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Will air forces in the Middle East look to new sources for advanced equipment?

29th December 2023 - 12:36 GMT | by Edward Hunt


GCC nations such as Bahrain have traditionally turned to Europe and the US for supplies of combat aircraft. (Photo: US Air Force)

Amid a tense strategic situation and the absence of advanced indigenous products, Gulf Cooperation Council states have come to be regarded as a priority export destination for most new air, land or sea systems.

Gulf Cooperation Council (GCC) states have often used the offerings of new air, sea and land systems from outside of the region to maintain international friendships and trade relations. In the aviation sector, the polyglot forces of Saudi Arabia, Qatar and the UAE are an example of this political hedge-betting, ensuring no single supplier has control over their military capability.

This is particularly true at the most advanced end, where exported platforms such as combat aircraft are usually downgraded to some degree.

Traditionally it has been US and European companies that have competed for these prizes, but this may be starting to change. Several new providers have arrived on the stage and are seeking to build their own bridgeheads in the region.

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Until February 2022, Russia was making determined steps to regain some of the market share but the political landscape – particularly its support of Syria and Iran – meant that it was always unlikely to achieve much.

Following its invasion of Ukraine even previous customers are likely to have reservations. The ability of Russian industry to supply high-end products has also been severely compromised.

With the absence of a previously strong competitor, the way is open for newer providers. Turkey has made no secret of its objective of becoming a major defence supplier, while South Korea’s KAI has been quietly building a strong customer base with the T-50 attack/trainer jet series and its Surion medium-weight helicopter is also offered.

More interestingly, the uncertain contribution of Indonesia to the KF-21 fifth-generation fighter programme opens the door for other partners. Such participation would be of definite interest to the more industrially advanced states in the region.

India has also been active and is keen to achieve exports of its own indigenous products. Meanwhile Japan’s transport and maritime patrol aircraft are likely of interest, and the same is true of Embraer’s C-390.

Fifth-generation fighters from South Korea and Turkey could prove attractive to air forces in the Middle East. (Photo: Republic of Korea DAPA)

The elephant in the room, however, is China. With lines clearly drawn between the US and the CCP, the politically tempered procurement approach would be tested should one of the GCC countries procure an armed Chinese product.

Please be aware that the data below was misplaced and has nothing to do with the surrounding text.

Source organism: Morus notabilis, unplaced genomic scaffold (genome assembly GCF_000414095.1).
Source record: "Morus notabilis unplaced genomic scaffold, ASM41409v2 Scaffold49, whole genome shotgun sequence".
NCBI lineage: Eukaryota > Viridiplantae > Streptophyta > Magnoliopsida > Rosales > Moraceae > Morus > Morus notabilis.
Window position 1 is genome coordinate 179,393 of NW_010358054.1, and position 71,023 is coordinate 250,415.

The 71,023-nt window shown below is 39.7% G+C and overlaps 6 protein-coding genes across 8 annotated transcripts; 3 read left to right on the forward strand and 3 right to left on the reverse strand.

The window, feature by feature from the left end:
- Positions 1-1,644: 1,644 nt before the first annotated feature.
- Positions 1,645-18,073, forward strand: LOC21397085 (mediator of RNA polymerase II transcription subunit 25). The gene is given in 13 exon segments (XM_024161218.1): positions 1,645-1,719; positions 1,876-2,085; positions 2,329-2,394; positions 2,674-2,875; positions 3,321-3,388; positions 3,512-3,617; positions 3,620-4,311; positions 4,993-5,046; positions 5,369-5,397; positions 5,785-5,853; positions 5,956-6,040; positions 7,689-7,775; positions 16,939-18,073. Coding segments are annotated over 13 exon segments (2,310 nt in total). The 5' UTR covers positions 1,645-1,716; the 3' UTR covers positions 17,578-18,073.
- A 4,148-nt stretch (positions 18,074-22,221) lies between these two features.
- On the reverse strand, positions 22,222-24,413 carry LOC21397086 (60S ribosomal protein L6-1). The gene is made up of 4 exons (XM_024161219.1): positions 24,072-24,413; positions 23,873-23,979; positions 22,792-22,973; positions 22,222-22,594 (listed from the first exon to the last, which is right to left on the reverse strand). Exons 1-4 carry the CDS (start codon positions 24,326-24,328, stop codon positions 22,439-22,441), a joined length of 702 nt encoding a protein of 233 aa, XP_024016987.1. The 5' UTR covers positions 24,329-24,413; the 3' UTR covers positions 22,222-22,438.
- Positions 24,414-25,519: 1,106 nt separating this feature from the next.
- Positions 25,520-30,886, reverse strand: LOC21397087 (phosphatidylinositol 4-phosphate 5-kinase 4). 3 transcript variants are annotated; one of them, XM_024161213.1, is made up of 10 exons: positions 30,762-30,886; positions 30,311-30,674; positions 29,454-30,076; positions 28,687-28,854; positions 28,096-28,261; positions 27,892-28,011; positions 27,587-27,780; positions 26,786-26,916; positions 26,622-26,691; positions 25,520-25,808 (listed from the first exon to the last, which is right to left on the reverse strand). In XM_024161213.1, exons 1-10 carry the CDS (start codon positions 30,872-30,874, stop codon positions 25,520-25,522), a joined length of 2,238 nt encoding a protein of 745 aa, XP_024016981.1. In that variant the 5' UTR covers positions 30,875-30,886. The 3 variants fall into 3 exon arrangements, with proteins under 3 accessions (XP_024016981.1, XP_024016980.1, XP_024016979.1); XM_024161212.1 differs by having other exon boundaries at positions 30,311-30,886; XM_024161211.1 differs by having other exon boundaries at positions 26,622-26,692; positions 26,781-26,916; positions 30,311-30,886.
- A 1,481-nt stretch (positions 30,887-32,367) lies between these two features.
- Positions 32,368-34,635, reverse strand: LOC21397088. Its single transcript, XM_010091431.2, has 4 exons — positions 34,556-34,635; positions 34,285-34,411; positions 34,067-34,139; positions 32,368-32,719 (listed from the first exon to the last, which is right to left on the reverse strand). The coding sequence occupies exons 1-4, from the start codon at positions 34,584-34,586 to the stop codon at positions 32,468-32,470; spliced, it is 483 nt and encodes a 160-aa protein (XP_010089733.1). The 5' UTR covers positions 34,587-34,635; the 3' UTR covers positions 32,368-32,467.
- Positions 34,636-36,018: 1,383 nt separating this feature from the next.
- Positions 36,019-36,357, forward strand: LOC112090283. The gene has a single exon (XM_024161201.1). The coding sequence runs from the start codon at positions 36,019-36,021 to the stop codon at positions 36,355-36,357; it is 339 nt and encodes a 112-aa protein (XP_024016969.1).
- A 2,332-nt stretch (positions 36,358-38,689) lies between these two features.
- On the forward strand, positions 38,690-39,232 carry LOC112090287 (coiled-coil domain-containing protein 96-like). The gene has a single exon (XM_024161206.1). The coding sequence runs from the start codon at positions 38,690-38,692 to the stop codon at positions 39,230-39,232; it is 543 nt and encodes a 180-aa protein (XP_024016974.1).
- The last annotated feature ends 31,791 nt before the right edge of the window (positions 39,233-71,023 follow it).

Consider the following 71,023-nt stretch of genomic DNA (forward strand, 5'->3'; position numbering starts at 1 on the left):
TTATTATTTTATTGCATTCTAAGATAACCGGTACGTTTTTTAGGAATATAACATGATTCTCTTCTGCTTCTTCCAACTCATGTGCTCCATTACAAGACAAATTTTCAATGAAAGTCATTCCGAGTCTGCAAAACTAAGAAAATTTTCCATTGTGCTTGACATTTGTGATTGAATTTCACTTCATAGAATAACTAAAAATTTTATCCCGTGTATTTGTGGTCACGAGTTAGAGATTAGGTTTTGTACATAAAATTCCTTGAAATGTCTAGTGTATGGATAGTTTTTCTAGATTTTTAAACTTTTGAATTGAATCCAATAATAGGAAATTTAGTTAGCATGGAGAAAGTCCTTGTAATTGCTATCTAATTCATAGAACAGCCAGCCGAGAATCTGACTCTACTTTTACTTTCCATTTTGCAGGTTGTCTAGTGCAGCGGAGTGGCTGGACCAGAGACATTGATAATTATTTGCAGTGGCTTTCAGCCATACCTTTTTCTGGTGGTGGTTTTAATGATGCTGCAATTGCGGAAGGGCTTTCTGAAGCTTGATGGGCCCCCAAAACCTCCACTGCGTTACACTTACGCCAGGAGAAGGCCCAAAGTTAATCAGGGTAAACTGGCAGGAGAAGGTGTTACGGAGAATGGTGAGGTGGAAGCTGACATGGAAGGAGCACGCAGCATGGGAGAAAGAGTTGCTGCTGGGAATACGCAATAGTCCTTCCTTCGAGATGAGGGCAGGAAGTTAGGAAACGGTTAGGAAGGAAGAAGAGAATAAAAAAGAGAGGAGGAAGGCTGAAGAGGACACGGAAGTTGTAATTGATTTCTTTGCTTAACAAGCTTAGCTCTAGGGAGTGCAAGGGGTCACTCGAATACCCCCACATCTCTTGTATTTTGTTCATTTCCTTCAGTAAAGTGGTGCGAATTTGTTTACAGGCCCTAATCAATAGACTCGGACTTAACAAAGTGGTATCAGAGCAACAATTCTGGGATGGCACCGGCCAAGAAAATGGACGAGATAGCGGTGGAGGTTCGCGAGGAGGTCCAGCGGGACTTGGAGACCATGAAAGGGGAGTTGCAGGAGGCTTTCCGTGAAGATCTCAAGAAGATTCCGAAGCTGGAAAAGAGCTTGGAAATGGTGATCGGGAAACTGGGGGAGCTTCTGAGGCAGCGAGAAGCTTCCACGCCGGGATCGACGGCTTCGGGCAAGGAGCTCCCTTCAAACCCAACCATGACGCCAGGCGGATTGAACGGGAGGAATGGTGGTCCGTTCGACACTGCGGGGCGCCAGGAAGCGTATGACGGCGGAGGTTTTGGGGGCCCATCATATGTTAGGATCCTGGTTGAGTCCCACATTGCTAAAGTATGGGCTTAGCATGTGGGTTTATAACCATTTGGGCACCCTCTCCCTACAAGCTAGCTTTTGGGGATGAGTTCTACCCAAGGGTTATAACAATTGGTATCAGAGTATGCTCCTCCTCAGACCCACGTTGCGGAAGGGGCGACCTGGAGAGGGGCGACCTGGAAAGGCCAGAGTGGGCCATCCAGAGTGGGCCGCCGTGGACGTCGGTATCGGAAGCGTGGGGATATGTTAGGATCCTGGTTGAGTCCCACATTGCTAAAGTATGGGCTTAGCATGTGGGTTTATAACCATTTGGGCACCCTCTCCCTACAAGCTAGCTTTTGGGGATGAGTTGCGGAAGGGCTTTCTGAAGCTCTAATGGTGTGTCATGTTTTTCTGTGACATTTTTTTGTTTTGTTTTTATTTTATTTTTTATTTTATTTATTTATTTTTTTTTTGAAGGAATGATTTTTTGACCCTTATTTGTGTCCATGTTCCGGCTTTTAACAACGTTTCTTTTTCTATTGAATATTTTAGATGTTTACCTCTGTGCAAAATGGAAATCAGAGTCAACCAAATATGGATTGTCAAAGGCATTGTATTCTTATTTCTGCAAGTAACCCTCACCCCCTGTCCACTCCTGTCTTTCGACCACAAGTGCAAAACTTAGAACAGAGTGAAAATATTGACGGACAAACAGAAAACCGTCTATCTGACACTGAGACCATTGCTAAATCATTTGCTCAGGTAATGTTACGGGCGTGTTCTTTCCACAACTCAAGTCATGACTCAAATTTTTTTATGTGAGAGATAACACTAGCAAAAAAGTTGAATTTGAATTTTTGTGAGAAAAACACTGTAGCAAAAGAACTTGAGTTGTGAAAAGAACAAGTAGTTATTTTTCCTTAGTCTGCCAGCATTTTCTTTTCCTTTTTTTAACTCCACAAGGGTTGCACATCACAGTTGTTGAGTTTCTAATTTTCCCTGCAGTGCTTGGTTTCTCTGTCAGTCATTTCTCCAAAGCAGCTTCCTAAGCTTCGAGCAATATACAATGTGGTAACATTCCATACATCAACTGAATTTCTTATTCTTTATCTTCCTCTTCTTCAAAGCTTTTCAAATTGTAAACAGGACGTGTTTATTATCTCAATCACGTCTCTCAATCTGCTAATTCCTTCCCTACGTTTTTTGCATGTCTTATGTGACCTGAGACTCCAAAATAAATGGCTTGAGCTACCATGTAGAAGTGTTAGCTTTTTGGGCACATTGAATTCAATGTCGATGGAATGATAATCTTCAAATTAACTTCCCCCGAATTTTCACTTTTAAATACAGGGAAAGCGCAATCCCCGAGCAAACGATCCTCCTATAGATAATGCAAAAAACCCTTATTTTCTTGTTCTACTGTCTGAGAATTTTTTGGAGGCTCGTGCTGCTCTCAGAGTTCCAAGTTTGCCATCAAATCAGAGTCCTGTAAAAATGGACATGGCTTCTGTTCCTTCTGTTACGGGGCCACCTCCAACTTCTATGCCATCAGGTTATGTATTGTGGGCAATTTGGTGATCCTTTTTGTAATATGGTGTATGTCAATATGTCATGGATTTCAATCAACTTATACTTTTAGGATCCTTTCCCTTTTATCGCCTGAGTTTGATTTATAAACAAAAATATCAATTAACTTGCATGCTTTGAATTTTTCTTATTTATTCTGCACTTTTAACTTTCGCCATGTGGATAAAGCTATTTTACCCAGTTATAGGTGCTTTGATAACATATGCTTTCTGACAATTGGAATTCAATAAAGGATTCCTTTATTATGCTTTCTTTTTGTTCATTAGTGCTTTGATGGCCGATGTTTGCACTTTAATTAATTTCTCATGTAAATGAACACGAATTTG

The joint (with Pakistan) JF-17 fighter aircraft is an obvious item for export and might be accepted by Washington. But should China – with its more relaxed attitude to defence exports – begin to provide advanced UAVs or missile defence systems, US allies may find themselves in a position similar to Turkey and its S-400 saga.

The strategic importance of the region means that US and European governments will not simply accept a new political player crowding them out. But with many local politicians wishing to keep relatively neutral relations between the major world powers, growing Chinese or Indian imports is a strong possibility.

So far France (and especially the Rafale) has been the major beneficiary of US limits on certain technology sales, plus Russia’s pariah status and the desire for a mixed supplier base. But its selling point as ‘not America’ seems likely to be challenged by other states that can also advertise more flexible export positions. This may be particularly relevant if collaboration continues with the far more conservative Germany.

The desire to develop local industry is also likely to be a significant determinant of future advanced suppliers. The importance of intellectual property rights and domestic input have been climbing over the last decades and this is only likely to increase further.

Becoming a valued partner for an advanced programme would be a definite coup for states traditionally seen merely as purchasers. Transport aircraft, UAVs or light combat aircraft are an obvious starting point, and there are several examples of each on offer.

In the short term, strong involvement with programmes is relatively unlikely for many countries in the region. But the examples of Turkey or South Korea, where component supply became assembly, then local modification and finally indigenous products, are compelling.

If the US is unwilling to provide such a path, there are likely several alternative exporters more inclined to offer such a prize.

Edward Hunt


Edward Hunt

Edward has worked in the aerospace and defence Industry since 2005, initially for Jane’s and then …

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